perpetrator. It just is, and it’s all too real. It seems impossible to deal
with, it’s unfair, it’s unjust, perverse, troubling.
How do you
deal with such an illogical and unreasonable emotion, whether it’s directed
at you or at one of your staff?
thing to realize is this: to the extent that the person on the receiving end
has done nothing wrong to deserve such irrational, ignorant unjustified
hate, there is nothing that can be done to ameliorate it. That is to say: if
it’s irrational, then there is no reason for it. If there’s no reason for
it, there is no direct way to combat it.
an adage to the effect that time heals all wounds. Of course it isn’t really
time that does it. The human creature is such a resilient living thing that
in time we heal anyway, some times despite ourselves.
many ways to deal with an irrational emotion directed at you or your people.
One is simply to say, “I don’t care what you think of me, it bothers me but
I will go on doing my job no matter what.” Almost as if to say: If I can
achieve notoriety by being hated by the right people, what’s that say about
them? Like a badge of honor, it may be something in which to take a perverse
“This is courage in a
man: to bear unflinchingly what heaven sends.” -
some ways is exactly what Melvin did. He tried to avoid her, because to have
invective and blame hurled at you day after day for just doing your job is a
huge emotional drain. But he never lost his concentration, never stopped
doing his job. Since there was nothing he did to deserve the treatment, he
just kept on going as if it wasn’t happening. Didn’t lash out, didn’t strike
back. Just kept on keeping on, doing his job.
To keep on
doing your job, and doing it well, right through adverse treatment, now
that’s the essence of real character.
We all get
this to a certain extent at some point or other in our lives; I think supers
and other building support personnel in New York City get it more than those
in many other service sectors. I get frustrated and discouraged at times and
wish to quit, to give up, to stop slogging on and working through the
really work for you to have a thick skin in this vocation, because in a
mid-level management job such as this, you are quite often given great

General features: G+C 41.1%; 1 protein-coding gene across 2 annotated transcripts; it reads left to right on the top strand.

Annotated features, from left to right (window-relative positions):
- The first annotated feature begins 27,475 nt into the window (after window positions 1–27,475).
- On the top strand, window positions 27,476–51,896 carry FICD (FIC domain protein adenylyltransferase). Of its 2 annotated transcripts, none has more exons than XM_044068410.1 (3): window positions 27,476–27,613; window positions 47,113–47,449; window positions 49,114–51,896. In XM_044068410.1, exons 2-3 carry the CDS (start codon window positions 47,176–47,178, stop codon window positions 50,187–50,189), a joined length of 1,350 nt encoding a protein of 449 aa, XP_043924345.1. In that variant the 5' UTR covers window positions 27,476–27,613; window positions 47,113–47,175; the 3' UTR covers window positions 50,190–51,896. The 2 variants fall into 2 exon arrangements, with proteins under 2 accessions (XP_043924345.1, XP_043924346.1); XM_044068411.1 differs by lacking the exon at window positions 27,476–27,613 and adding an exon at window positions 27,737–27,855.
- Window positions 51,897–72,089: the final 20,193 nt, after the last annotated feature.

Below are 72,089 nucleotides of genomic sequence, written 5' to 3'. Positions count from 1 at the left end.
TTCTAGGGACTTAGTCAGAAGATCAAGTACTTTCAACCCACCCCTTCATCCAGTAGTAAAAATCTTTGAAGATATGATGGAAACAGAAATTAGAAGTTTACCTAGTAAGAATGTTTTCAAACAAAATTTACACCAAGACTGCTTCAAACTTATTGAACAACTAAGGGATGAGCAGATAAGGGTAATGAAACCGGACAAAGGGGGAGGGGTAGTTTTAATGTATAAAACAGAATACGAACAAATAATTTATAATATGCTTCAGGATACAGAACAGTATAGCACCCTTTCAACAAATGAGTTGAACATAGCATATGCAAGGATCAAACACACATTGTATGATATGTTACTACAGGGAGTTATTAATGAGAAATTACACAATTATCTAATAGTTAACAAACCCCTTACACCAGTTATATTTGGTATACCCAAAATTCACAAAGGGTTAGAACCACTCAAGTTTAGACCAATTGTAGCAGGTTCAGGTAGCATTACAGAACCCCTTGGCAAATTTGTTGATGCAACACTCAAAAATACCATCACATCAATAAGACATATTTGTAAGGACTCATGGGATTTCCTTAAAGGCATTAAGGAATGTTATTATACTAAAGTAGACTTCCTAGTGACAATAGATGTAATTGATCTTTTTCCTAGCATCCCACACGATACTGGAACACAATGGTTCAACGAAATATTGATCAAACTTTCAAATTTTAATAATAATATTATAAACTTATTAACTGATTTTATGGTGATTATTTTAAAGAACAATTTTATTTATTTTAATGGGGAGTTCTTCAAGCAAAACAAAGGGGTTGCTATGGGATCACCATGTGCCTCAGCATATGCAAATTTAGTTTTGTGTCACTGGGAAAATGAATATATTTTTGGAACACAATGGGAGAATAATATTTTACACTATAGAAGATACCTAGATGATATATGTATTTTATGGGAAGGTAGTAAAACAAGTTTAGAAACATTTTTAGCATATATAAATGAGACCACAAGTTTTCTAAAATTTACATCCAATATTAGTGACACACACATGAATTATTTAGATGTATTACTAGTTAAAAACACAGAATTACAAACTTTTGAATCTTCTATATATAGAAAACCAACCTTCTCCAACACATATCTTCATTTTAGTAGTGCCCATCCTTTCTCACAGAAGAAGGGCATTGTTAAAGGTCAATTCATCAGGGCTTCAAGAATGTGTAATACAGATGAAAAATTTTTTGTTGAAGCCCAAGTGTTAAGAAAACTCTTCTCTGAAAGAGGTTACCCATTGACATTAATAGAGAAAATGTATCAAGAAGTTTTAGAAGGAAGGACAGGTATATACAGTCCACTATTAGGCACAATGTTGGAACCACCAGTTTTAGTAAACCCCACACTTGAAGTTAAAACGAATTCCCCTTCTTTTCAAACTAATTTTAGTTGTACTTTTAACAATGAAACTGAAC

responsibility yet have little real power. Consequently, you get the blame
for things you have no power to change. You must often look to, and wait
patiently (or impatiently) for, others to come to a decision. In many cases
you have to wait for someone else to make a decision about the bigger
picture before you can make a lesser decision that really should have been
made yesterday, or last week, or even last year.
sometimes if I have skin of sufficient thickness to keep on. I get
discouraged and disheartened and wonder, at least momentarily, if I’m in the
right business. But keeping on, my friends, is exactly what we must do. Even
when you get the blame for something you have no responsibility for. Even
when you feel like you never get the recognition for your loyalty, for your
honesty, for your great work ethic, for work above and beyond the call of
duty, for a particular job well done, even when you get only blame for
someone else’s decision that was less than well made.
“To be loved is to be
fortunate, but to be hated is to achieve distinction.”
- Minna Antrim
the hatred or revulsion or disgust or distaste or aversion or loathing or
abhorrence toward you or one of your crew is palpable, and no matter how
illogical or unreasonable or difficult or perverse or unjust, this is not
the time to quit. Think about it all you want, talk about it if you must,
but DON’T DO IT.
exactly the time to step back up to the plate, to gain new resolve, and take
another crack at bat.